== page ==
The Future Tokenisation of Everything — Part 2
In the first part of this series, I wrote about how a diversified portfolio may look like in world of tokenisation. I envisioned a world where investors’ portfolios will contain crypto assets in the form of digital gold (i.e. Bitcoin), stable coins and a series of traditional assets (both private and public) that will be tokenised. Here I look at the likely long term value of native tokens used to fuel decentralised crypto networks compared with utility tokens used to pay for goods and services within a network.
Crypto tokens were invented for used in decentralised blockchains to incentivise its stakeholders to contribute positively to the network (think of it as fuel for the network – just like money is to any market).
Today, there are over 1,600 crypto assets actively traded. Some digitally native startups are doing token sales to facilitate a network of early users. This is called open network design; tokens help overcome the bootstrap problem by adding financial utility when application utility is low.
Many of these crypto tokens are utility tokens which are used as payment for services sometimes on a centralised platform. These utility tokens are issued on top of other networks, such as Ethereum’s ERC-20 coins.
We are entering a world where we have hundreds of utility tokens that enable payment on crypto networks for specific goods and services. It is, however, unlikely we would want to hold a portfolio of all these different tokens, one for our internet provider, one for streaming music, one for the car-sharing network etc.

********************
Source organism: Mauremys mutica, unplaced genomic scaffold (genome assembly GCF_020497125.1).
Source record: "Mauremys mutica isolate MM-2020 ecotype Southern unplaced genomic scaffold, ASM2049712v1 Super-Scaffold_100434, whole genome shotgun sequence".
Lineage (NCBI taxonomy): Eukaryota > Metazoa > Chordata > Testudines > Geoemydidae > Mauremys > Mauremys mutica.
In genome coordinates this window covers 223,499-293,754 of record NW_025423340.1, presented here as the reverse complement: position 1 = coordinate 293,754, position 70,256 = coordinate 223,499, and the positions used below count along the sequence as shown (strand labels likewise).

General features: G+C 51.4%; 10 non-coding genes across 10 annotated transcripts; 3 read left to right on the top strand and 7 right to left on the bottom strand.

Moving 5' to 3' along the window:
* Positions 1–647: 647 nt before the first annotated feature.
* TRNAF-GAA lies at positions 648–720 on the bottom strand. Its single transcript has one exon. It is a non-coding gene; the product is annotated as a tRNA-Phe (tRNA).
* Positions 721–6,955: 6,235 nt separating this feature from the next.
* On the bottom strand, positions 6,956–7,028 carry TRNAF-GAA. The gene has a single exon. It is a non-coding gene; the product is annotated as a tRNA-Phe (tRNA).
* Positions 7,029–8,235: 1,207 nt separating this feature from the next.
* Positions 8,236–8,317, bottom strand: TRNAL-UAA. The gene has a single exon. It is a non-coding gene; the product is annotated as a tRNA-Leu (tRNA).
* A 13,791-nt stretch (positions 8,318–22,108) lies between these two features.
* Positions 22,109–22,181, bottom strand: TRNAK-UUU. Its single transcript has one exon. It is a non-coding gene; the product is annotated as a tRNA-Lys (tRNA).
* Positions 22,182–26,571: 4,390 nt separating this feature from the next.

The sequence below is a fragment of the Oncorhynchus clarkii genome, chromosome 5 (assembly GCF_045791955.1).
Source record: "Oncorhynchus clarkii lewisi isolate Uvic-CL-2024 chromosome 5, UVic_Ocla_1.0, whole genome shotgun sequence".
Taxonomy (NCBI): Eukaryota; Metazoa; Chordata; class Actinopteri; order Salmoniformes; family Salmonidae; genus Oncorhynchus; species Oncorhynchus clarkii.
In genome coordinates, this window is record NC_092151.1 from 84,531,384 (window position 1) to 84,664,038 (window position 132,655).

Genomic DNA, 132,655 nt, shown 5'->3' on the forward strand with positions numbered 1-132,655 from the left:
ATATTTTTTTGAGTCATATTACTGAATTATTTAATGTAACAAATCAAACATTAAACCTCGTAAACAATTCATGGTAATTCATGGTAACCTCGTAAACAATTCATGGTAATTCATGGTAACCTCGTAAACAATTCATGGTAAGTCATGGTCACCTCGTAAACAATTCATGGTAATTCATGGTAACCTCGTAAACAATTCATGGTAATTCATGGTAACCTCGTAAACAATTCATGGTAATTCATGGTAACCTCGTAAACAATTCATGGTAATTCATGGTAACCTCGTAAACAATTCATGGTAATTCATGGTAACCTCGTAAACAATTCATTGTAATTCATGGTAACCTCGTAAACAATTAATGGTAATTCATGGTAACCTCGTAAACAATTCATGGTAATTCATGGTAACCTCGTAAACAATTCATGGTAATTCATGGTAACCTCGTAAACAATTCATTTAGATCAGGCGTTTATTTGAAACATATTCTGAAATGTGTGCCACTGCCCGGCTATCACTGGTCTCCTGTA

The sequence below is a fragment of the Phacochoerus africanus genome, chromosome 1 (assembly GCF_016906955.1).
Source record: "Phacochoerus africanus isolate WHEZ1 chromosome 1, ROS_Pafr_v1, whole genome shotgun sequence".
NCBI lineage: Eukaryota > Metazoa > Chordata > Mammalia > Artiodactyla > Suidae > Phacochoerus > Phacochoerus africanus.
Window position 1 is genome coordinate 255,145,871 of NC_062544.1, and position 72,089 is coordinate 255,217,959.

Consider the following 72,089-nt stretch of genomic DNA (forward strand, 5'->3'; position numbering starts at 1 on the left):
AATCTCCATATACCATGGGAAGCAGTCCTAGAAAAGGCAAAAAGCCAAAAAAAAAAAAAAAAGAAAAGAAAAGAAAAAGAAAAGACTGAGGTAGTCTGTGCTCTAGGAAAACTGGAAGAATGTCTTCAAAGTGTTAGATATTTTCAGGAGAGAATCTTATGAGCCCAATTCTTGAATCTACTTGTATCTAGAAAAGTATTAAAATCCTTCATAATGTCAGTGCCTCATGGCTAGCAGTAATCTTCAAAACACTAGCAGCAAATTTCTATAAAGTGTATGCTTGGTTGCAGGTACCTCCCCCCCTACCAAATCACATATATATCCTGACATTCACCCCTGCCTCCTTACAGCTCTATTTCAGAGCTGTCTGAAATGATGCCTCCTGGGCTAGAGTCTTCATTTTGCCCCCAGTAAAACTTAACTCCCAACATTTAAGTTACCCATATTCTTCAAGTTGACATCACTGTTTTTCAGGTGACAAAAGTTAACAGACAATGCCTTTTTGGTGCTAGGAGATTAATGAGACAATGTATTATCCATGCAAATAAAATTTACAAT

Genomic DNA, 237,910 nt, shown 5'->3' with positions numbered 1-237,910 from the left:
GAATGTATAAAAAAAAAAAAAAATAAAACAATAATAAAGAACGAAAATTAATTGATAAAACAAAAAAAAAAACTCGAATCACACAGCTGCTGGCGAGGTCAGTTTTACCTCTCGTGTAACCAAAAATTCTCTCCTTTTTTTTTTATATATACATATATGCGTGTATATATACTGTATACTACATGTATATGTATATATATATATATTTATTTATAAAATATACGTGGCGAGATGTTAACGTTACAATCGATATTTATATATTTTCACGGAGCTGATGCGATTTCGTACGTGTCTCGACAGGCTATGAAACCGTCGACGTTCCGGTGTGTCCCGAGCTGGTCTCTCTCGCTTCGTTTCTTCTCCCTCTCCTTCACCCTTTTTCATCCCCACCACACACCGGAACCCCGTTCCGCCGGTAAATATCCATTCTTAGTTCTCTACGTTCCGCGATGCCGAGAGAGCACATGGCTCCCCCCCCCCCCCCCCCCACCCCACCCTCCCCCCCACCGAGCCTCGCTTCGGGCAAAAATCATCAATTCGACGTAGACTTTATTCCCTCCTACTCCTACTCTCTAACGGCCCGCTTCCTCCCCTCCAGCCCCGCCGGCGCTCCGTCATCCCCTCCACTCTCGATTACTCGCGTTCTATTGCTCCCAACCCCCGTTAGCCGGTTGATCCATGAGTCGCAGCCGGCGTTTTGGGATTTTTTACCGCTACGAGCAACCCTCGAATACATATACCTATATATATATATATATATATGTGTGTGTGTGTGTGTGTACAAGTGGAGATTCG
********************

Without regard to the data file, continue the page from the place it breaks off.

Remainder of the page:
We are likely to see a massive increase in the tradability and fluidity between crypto assets. Decentralised markets with common liquidity pools will make trading into, between, and out of utility tokens effortless, seamless, instantaneous, and potentially unknown from the consumer’s perspective. A stable crypto coin may serve as the base transactional currency in this future world where money is streaming like data and where machines pay humans or other machines.
For this reason, in a world where everything is tokenised, the value of crypto assets are likely to consolidate along native crypto assets used to run blockchains, not in utility tokens. These native crypto assets are needed for blockchains to provide incentives for network resources such as processing power, bandwidth, or storage.
With coming interoperability between blockchains, we might even see consolidation within the blockchain ecosystem. Separate smart contract platforms could be run on a single blockchain hub that talks to these different blockchains.
It is too early to say how many different crypto assets will accumulate the vast majority of value. However if this future materialise, they will be part of an investor’s overall tokenised portfolio. That portfolio will be:
- Liquid. Tokenisation will create new markets that didn’t exist in the past.
- Much more diversified. Assets not previously accessible will be accessible (think a fraction of land, real estate, or hedge fund interests)
- Instantly rebalanced. Decentralised markets with instant liquidity will enable a portfolio to be rebalanced at any time.
Finally, in this brave new world where we can take direct ownership of assets and software is programmed to handle trade, payment and settlement, a lot less intermediaries will be needed.